Book: Calvinism in the Las Vegas Airport Author: Richard J. Mouw Publisher: Zondervan Corp. (2004) Details: Hardcover, 160 pages, $14.99 MSRP ISBN: 0310231973
Richard Mouw is president and professor of Christian philosophy at Fuller Theological Seminary. In this book he takes an honest and personal look at how traditional Calvinism has shaped his theological thinking and how it is perceived in today’s society. He begins the conversation by sharing of a clip from a movie where one of the characters attempts to share the basics of Calvinism to a young woman he met in the airport. Sharing not from experience or with story the man enters, or attempts to enter, into a deep theological teaching of foundational beliefs found in Calvinism. As he shares the young woman is far from impressed, in fact she describes his sharing as messed up.
His memory jogged by this experience and from real life encounters with people who express a less than favorable opinion of the theological framework which has helped shape his understanding of the world Richard Mouw begins the journey of sharing… “When I decide to call myself a Calvinist, then, I am serious in my declaration – I am implying that this is a very good way to be a human being who is created in the divine image. And in setting forth the merits of Calvinism, I am obliged to show how this way of being a Christian promotes human fourishing.”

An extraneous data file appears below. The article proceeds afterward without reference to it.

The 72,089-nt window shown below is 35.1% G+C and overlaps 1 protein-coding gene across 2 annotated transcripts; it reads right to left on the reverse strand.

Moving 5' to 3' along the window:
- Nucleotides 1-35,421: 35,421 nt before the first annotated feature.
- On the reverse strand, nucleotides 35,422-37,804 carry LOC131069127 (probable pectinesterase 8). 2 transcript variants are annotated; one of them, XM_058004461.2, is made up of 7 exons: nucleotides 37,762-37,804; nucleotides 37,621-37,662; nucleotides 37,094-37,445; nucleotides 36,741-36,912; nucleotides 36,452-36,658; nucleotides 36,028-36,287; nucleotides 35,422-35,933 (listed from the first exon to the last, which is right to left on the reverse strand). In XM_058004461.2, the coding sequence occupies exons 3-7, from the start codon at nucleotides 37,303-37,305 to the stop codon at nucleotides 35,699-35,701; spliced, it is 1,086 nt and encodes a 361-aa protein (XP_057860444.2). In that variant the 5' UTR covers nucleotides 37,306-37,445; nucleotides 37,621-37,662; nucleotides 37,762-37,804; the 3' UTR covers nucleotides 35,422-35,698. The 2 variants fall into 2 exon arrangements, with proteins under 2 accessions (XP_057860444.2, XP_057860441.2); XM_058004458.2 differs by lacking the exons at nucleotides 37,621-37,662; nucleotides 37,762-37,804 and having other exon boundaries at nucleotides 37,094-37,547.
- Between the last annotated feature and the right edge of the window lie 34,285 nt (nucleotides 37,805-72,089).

I respect Mouw for the way he takes an honest look at the theological framework which he has used to shape his relationship with God and his ministry. I also respect him for what he describes as living with the tensions that exist inside that framework. Inside any theological framework there are going to be tensions as one tenet “rubs against” another, or as different scripture passages can be used to advance a specific way of thought. For many people that rubbing is uncomfortable and they force resolution, making everything look neat and tidy wrapped up with a big bow on top of it. Mouw would rather,
“…I simply live with both sets of texts, refusing to resolve the tension between what looks like conflicting themes.”
He acknowledges that there are at times struggles, admits that those struggles make him uneasy and encourages debate and discussion while not being paralyzed or allowing polarization because of those tensions.